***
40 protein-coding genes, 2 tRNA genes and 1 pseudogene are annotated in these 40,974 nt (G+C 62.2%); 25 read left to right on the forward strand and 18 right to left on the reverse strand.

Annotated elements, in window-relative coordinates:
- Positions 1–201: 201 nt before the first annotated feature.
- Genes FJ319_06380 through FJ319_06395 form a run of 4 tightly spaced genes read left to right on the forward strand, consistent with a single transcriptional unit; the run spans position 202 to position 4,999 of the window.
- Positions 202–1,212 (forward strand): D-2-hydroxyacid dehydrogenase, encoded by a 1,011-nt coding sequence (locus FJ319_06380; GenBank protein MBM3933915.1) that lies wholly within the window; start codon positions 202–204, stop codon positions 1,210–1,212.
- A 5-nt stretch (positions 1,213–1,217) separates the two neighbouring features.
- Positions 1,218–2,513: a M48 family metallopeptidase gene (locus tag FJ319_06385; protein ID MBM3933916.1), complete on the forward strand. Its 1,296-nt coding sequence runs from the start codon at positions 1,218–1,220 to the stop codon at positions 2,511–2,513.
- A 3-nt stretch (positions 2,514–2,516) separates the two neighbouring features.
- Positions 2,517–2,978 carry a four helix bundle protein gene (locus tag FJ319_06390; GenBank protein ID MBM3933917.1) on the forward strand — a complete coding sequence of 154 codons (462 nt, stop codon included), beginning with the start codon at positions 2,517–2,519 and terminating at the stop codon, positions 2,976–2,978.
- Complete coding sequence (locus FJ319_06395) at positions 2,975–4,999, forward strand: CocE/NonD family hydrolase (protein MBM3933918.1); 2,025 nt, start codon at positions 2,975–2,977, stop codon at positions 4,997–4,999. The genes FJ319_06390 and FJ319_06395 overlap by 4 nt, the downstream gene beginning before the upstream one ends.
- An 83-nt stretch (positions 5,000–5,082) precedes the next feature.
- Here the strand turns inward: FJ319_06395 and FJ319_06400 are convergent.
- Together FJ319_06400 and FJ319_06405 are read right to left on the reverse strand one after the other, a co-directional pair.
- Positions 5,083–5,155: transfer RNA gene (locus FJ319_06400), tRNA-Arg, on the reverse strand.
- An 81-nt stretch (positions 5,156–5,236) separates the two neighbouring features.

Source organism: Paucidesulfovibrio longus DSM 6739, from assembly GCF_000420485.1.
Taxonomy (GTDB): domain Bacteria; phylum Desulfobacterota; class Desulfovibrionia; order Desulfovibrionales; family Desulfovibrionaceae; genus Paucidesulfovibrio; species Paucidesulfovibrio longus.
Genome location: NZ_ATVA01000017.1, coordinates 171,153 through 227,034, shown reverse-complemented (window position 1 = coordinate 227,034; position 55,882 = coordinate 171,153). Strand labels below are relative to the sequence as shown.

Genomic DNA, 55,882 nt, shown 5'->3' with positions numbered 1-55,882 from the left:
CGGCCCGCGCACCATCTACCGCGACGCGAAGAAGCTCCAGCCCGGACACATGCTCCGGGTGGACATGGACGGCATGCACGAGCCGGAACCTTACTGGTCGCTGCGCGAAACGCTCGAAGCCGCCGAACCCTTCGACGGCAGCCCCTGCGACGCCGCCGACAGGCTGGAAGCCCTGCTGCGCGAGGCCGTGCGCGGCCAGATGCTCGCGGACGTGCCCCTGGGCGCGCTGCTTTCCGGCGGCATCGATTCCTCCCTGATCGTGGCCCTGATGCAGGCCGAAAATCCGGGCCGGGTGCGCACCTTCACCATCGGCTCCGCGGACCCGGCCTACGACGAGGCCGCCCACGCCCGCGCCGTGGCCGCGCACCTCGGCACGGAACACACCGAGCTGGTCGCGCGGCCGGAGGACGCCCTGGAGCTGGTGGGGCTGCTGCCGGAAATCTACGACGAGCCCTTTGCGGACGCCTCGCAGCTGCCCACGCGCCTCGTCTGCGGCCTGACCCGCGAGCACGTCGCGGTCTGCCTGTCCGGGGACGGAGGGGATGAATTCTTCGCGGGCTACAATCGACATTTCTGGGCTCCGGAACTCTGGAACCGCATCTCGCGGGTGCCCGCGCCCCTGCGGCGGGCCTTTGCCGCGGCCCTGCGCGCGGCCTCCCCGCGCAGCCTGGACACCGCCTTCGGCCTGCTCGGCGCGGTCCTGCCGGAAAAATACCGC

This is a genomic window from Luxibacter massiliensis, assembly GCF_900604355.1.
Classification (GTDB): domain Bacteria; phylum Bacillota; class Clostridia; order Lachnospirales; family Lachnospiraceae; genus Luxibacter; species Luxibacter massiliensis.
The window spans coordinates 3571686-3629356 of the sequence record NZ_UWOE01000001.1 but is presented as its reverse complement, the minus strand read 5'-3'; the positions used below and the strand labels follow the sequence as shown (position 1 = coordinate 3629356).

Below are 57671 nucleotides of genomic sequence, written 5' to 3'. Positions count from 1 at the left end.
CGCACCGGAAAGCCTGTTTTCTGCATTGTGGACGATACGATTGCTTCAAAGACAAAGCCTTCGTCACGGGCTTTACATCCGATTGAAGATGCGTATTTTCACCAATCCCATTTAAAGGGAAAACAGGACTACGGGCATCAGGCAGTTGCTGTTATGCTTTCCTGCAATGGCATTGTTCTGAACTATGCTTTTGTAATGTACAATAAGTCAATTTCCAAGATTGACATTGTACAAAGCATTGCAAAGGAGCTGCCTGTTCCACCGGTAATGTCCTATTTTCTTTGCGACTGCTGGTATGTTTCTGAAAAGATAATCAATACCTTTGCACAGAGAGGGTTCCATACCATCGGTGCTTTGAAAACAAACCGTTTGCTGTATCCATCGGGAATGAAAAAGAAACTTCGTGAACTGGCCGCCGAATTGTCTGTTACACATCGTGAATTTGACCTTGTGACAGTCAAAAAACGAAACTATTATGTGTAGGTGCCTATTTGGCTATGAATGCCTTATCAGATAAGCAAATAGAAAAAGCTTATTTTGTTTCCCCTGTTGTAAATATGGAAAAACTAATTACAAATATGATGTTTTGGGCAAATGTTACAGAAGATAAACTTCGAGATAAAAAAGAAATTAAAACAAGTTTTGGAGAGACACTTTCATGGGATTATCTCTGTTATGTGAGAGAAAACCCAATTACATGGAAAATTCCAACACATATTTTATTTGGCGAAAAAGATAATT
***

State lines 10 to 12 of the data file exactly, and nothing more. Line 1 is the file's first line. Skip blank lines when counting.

- Complete coding sequence (locus FJ319_06395) at positions 2,975–4,999, forward strand: CocE/NonD family hydrolase (protein MBM3933918.1); 2,025 nt, start codon at positions 2,975–2,977, stop codon at positions 4,997–4,999. The genes FJ319_06390 and FJ319_06395 overlap by 4 nt, the downstream gene beginning before the upstream one ends.
- An 83-nt stretch (positions 5,000–5,082) precedes the next feature.
- Here the strand turns inward: FJ319_06395 and FJ319_06400 are convergent.